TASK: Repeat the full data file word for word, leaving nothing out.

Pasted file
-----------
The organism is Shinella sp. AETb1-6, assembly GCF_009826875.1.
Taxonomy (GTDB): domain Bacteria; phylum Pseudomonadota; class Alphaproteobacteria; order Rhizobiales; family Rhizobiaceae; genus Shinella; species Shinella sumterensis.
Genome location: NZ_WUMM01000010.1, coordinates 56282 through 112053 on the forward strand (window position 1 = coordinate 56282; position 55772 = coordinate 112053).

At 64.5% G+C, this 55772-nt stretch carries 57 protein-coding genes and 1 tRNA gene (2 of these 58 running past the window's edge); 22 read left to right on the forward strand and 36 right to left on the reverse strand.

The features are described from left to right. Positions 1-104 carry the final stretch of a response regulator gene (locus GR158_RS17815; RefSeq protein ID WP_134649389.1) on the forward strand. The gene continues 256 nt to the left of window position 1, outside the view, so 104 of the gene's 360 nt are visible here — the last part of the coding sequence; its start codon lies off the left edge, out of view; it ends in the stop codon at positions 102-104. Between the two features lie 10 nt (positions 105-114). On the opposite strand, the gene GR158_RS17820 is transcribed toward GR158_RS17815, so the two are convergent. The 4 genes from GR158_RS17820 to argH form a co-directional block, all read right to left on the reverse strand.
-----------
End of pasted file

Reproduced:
The organism is Shinella sp. AETb1-6, assembly GCF_009826875.1.
Taxonomy (GTDB): domain Bacteria; phylum Pseudomonadota; class Alphaproteobacteria; order Rhizobiales; family Rhizobiaceae; genus Shinella; species Shinella sumterensis.
Genome location: NZ_WUMM01000010.1, coordinates 56282 through 112053 on the forward strand (window position 1 = coordinate 56282; position 55772 = coordinate 112053).

At 64.5% G+C, this 55772-nt stretch carries 57 protein-coding genes and 1 tRNA gene (2 of these 58 running past the window's edge); 22 read left to right on the forward strand and 36 right to left on the reverse strand.

The features are described from left to right. Positions 1-104 carry the final stretch of a response regulator gene (locus GR158_RS17815; RefSeq protein ID WP_134649389.1) on the forward strand. The gene continues 256 nt to the left of window position 1, outside the view, so 104 of the gene's 360 nt are visible here — the last part of the coding sequence; its start codon lies off the left edge, out of view; it ends in the stop codon at positions 102-104. Between the two features lie 10 nt (positions 105-114). On the opposite strand, the gene GR158_RS17820 is transcribed toward GR158_RS17815, so the two are convergent. The 4 genes from GR158_RS17820 to argH form a co-directional block, all read right to left on the reverse strand.